The “Tune In” Internet-radio function works properly for Internet radio access and allows the Internet radio stream to play in the background while you navigate the menus. During the day, It had performed well on quality-of-service when streaming Internet radio; but like all Internet services, this will depend on how congested the connection is.

UPnP AV / DLNA media access

The UPnP AV / DLNA functionality on the WDTV Live works properly when you use the remote control to call up the content on your UPnP AV / DLNA Media Server. In previous firmwares, this media player had problems when playing out media under the control of a UPnP AV Control Point like Windows 7 or TwonkyManager. Here, it would play only one item at a time and require the user to advance the media to the next item using the remote control or the Control Point.

Now, units that have firmware newer than version 1.65 can play multi-item playlists and slideshows without needing to be “pushed on”. There is still a problem with this function, especially with image slideshows and video playlists where the unit will show its menu every time a new image or video is loaded up before it plays that image. This could be improved with “read-ahead” buffering for subsequent media items.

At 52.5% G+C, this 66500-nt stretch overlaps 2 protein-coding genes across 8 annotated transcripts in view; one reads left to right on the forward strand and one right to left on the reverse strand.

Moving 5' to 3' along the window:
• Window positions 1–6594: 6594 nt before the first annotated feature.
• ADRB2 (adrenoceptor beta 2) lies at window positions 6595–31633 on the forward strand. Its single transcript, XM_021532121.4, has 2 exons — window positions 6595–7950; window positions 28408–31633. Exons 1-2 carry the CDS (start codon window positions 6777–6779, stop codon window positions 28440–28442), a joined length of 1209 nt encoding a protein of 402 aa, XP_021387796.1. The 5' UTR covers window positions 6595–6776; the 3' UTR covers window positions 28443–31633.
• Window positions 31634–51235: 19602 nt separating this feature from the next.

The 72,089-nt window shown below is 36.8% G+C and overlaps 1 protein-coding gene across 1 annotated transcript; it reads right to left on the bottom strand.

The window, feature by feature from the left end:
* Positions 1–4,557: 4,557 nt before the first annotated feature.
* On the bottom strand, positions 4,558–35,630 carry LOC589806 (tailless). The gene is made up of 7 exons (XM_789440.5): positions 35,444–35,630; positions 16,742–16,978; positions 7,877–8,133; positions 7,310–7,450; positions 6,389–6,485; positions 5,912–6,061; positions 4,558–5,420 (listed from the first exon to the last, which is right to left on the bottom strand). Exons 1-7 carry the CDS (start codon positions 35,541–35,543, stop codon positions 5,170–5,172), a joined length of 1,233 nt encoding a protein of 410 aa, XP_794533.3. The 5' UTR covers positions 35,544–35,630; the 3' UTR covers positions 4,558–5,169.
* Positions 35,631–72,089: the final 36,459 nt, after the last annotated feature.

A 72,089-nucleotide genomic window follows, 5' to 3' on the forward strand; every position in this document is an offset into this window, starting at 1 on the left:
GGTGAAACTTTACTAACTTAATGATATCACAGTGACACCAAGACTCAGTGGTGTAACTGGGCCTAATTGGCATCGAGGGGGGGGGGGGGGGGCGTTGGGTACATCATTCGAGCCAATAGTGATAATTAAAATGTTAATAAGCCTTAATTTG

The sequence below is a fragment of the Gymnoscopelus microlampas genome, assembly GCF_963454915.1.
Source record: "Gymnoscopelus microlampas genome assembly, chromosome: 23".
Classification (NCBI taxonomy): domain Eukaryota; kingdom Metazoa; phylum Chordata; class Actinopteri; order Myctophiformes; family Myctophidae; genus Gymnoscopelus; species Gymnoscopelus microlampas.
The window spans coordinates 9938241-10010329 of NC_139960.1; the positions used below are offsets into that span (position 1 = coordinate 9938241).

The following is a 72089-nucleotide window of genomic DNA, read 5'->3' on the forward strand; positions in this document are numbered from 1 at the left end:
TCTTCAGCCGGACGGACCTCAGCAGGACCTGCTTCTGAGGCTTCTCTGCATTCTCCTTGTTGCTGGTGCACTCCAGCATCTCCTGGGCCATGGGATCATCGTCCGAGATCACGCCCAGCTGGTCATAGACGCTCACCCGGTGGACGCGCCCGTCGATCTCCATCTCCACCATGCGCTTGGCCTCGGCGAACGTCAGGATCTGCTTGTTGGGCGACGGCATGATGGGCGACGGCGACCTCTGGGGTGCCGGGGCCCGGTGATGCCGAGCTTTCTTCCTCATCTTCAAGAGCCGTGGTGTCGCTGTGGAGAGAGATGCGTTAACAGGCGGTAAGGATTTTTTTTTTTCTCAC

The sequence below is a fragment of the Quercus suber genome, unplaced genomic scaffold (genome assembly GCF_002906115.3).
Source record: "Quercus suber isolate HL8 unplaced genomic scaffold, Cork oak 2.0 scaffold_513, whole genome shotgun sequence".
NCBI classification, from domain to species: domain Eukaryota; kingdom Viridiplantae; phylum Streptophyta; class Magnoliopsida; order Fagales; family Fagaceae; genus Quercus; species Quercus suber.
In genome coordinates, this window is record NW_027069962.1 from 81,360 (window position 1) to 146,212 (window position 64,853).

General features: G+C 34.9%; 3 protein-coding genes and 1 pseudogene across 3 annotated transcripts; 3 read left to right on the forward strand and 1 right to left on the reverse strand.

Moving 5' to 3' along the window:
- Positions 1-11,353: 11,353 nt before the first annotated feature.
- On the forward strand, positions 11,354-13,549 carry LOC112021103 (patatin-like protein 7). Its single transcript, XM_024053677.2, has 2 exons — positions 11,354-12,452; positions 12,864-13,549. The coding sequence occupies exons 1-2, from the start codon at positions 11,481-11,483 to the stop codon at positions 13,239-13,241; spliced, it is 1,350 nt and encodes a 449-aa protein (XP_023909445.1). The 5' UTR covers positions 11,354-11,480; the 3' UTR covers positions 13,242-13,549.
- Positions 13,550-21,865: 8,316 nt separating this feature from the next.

Limitations and Points Of Improvement

I would like to see the user-interface improved in various ways, such as use of brighter colours or full-colour logos for the Internet services.  The screen-saver could also support “service-driven” behaviour like showing now-playing information for audio sources.

As well, this device could benefit from integration with local online-video services like the local “catch-up TV / video-on-demand” services offered by the local TV stations. Of course, I would like to see an improvement on the media changeover behaviour when the device is used as a UPnP AV / DLNA MediaRenderer under the control of an external control point.